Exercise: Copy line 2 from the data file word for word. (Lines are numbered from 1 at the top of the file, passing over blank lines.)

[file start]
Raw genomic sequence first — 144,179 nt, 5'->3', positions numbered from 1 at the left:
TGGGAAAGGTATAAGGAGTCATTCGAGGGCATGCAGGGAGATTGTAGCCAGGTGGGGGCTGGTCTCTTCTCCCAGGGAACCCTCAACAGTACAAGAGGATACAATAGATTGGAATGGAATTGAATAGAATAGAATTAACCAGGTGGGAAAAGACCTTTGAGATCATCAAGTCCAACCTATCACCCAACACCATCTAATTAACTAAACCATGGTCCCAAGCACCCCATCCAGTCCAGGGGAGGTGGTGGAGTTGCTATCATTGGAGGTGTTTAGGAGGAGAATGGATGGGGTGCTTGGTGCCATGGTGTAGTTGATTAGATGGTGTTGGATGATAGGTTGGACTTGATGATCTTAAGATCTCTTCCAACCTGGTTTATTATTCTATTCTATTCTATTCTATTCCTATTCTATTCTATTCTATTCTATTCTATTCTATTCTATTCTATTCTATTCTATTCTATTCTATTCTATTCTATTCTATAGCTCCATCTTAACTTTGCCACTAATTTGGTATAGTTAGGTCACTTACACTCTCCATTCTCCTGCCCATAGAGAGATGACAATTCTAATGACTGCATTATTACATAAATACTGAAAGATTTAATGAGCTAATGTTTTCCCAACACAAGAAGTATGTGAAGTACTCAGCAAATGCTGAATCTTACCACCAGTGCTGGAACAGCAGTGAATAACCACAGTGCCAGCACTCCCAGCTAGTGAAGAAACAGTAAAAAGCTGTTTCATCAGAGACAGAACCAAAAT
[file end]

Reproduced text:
TGGGAAAGGTATAAGGAGTCATTCGAGGGCATGCAGGGAGATTGTAGCCAGGTGGGGGCTGGTCTCTTCTCCCAGGGAACCCTCAACAGTACAAGAGGATACAATAGATTGGAATGGAATTGAATAGAATAGAATTAACCAGGTGGGAAAAGACCTTTGAGATCATCAAGTCCAACCTATCACCCAACACCATCTAATTAACTAAACCATGGTCCCAAGCACCCCATCCAGTCCAGGGGAGGTGGTGGAGTTGCTATCATTGGAGGTGTTTAGGAGGAGAATGGATGGGGTGCTTGGTGCCATGGTGTAGTTGATTAGATGGTGTTGGATGATAGGTTGGACTTGATGATCTTAAGATCTCTTCCAACCTGGTTTATTATTCTATTCTATTCTATTCTATTCCTATTCTATTCTATTCTATTCTATTCTATTCTATTCTATTCTATTCTATTCTATTCTATTCTATTCTATTCTATTCTATAGCTCCATCTTAACTTTGCCACTAATTTGGTATAGTTAGGTCACTTACACTCTCCATTCTCCTGCCCATAGAGAGATGACAATTCTAATGACTGCATTATTACATAAATACTGAAAGATTTAATGAGCTAATGTTTTCCCAACACAAGAAGTATGTGAAGTACTCAGCAAATGCTGAATCTTACCACCAGTGCTGGAACAGCAGTGAATAACCACAGTGCCAGCACTCCCAGCTAGTGAAGAAACAGTAAAAAGCTGTTTCATCAGAGACAGAACCAAAAT